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Cooking, Deliciously, with Common Weeds: A Q&A with Tama Matsuoka Wong

Q&As

Tama Matsuoka Wong did not set out to be a professional forager. But, slowly, as the then-corporate lawyer lived internationally, she developed a passion for learning about wild plants—and later with eating them. Today, wild plants are her vocation as well. Wong provides foraged items—often common weeds like sumac, garlic mustard, or Japanese knotweed—to restaurants including New York’s Daniel and Acme, where Mads Refslund, a founder of the Danish foodie-mecca Noma, is the executive chef.

Tama Matsuoka Wong

Tama Matsuoka Wong forages with one of her three daughters

© Thomas Schauer


The co-author of the new James Beard Foundation-award-nominated cookbook Foraged Flavor: Finding Fabulous Ingredients in Your Backyard or Farmer’s Market, Wong will give a talk and tasting this Thursday, March 21, 2013, as part of the Museum’s monthly Adventures in the Global Kitchen series. We recently talked with her about her approach to eating from “nature’s garden.”

Daylily

Many part of certain daylily species are edible. At Daneil, they grill daylily shoots.

© Thomas Schauer


How did you get interested in eating and collecting wild foods—foraging?

I grew up in New Jersey but lived in Tokyo, New York, and Hong Kong—probably some of the most urban places in the world.  At one point, my husband bought me a guide to the flora of Hong Kong; my interest developed because these ancient plants are just plain beautiful! For another thing, plants are easier than animals—animals move around. Plants stay still, so I can look at them.

When I first came back [to the US], I had been away for 12 years… so I looked at things differently. One thing I noticed was that people seemed to have an obsession with black mulch and annual [flowers]—every year people go and buy the same fluorescent flowers! I thought native plants were in a way more beautiful, more subtle. I got into this obsessive thing with native plants—and getting rid of weeds. Then, I found that many of the weeds came from other countries (especially Asia) where they are culinary.


So now you’re more interested in weeds?

Well, not all green is the same… As I gardened, I realized that some of the weeds might be good—like knotweed. My Asian relatives were eating it!

How did you start working with the restaurant Daniel?

Friends invited me to eat at Daniel [the flagship restaurant of Daniel Boulud]. I was working right near there, and my friends pushed me to bring stuff—anise hyssop, a fine native plant—to the restaurant that day. “We’re eating here later tonight,” I said. For our meal, they made us two dishes from the anise hyssop—one sweet and one savory. After that, we started a project because Eddy LeRoux [chef de cuisine of Daniel and co-author of Foraged Flavor] said, “Bring me everything!”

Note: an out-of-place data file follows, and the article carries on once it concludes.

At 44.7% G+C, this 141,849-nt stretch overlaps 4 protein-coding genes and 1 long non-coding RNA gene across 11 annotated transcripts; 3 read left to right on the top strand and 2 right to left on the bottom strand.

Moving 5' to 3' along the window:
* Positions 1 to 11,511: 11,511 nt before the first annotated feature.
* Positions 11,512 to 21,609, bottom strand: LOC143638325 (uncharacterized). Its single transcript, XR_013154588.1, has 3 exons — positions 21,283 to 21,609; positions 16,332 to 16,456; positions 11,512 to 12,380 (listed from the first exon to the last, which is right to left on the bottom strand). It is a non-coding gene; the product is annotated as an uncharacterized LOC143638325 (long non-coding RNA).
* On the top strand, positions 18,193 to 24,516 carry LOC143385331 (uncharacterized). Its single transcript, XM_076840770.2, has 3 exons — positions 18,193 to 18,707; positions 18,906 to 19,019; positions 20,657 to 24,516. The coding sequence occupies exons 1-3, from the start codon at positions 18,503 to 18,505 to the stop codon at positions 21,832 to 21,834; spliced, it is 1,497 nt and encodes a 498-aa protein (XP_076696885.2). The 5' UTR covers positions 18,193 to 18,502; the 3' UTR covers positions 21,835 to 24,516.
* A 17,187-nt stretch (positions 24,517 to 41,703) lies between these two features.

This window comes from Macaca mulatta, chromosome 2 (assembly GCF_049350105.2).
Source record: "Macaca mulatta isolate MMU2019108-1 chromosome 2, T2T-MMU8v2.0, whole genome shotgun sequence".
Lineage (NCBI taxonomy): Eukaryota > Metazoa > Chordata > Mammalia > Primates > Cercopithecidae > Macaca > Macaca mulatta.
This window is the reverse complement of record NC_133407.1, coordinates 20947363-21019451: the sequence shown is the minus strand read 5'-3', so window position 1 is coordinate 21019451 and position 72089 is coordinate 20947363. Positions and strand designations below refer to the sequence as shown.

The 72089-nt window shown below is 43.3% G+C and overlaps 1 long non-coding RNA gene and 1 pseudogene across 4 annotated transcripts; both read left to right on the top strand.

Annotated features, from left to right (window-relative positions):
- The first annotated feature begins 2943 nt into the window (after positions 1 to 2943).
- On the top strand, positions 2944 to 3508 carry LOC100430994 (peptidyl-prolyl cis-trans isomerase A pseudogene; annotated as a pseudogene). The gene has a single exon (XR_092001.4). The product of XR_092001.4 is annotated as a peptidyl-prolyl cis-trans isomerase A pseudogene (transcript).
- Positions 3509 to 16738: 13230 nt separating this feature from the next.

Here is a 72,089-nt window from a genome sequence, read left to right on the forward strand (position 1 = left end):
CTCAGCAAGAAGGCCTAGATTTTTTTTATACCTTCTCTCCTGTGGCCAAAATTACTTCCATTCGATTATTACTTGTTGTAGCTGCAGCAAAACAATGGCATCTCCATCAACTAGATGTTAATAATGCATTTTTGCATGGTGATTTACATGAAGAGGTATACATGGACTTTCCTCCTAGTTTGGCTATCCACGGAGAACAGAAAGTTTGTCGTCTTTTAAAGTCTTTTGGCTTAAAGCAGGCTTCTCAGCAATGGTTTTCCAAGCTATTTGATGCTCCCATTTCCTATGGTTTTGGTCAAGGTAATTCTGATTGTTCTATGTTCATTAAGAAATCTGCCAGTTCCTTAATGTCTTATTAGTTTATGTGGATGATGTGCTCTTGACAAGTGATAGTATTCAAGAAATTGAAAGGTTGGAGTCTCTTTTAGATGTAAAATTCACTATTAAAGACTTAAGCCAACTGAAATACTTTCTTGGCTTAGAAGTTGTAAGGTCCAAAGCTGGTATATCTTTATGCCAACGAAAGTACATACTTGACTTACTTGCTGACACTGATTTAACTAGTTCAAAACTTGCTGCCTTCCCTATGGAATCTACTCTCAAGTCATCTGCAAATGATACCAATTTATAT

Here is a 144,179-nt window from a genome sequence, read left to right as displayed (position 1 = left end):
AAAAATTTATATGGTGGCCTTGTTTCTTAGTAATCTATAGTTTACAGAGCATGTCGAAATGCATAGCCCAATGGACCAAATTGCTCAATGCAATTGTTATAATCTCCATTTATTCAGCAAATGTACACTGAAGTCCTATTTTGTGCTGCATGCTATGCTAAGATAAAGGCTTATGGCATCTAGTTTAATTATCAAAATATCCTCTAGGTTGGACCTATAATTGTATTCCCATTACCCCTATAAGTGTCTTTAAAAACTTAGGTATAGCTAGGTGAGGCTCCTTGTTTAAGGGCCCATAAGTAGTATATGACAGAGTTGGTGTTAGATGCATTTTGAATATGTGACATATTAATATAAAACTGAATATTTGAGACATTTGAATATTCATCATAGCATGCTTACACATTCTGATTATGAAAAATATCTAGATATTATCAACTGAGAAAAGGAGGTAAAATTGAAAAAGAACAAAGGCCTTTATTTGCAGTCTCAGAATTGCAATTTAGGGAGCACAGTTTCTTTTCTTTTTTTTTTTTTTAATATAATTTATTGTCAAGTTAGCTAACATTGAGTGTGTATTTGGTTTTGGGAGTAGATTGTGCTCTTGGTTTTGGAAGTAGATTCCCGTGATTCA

Do weeds taste good?

This is partly why I like working with chefs—I don’t know how to cook everything to bring out the flavor. I remember eating dandelion as a child when my mother was reading Stalking the Wild Asparagus, by Euell Gibbons, [and it didn’t taste so great]. But what I’ve learned is—not to treat it like a weed.

Dandelion Foraged food

Young dandelion leaves, with beef and clear noodles, in a recipe from Wong's Foraged Flavor

© Thomas Schauer


Pick dandelion leaves when young, when the leaves are tender, lighter green, sticking up. With a sherry vinaigrette and potato, a dandelion salad has a nice kick! Or purslane, which has the highest levels of omega-3 fatty acids, I’ve read. You can pick off the tips, and eat raw with olives and feta.

Where can New Yorkers find weeds or foraged plants to cook with in their kitchens?

Some farmers at the greenmarkets may sell purslane, chickweed, or lambs’ quarters.  If you don’t see what you want, ask: for instance, Tim Stark, a tomato farmer, has good weeds. But most farmers know their weeds; if you demand it, they will supply. You can also find good stuff in your planter, CSA, or anywhere else you are growing an herb or vegetable.

For tickets to Adventures in the Global Kitchen: Foraging, click here. Come early and visit the exhibition Our Global Kitchen: Food, Nature, Culture. Ticket holders will receive free admission to the exhibition from 5:45–6:15 pm.

A recipe for Za’atar Spice, adapted from Foraged Flavor: Finding Fabulous Ingredients in Your Backyard or Farmer’s Market, by Tama Matsuoka Wong with Eddy LeRoux.

Many Middle Eastern families have their own secret recipe for za’atar, a spice blend chiefly used in cooking with meats and kebabs, soups and stews. The taste is nutty, subtly tart, and thoroughly Mediterranean.

Makes 1 ½ cups

 1⁄2 cup Dried Sumac Spice 

[To make dried sumac spice, collect 8 to 10 sumac (Rhus typhina) berry clusters; they ripen in late summer. Heat the oven to the lowest setting. After breaking apart the clusters and removing the twiggy core at the center, wash the sumac berries in cold water. (The water will turn pink.) Spread the berries on a baking sheet lined with parchment paper and place them in the warm oven for about 3 hours until dry. Grind in a coffee or spice grinder. Sieve the powder to remove the larger seeds. Store the powder in an airtight container.]

1⁄2 cup dried thyme, ground in a spice or coffee grinder

1⁄2 cup toasted sesame seeds

Mix together the sumac, thyme, and sesame seeds and store in an airtight container for up to a year.

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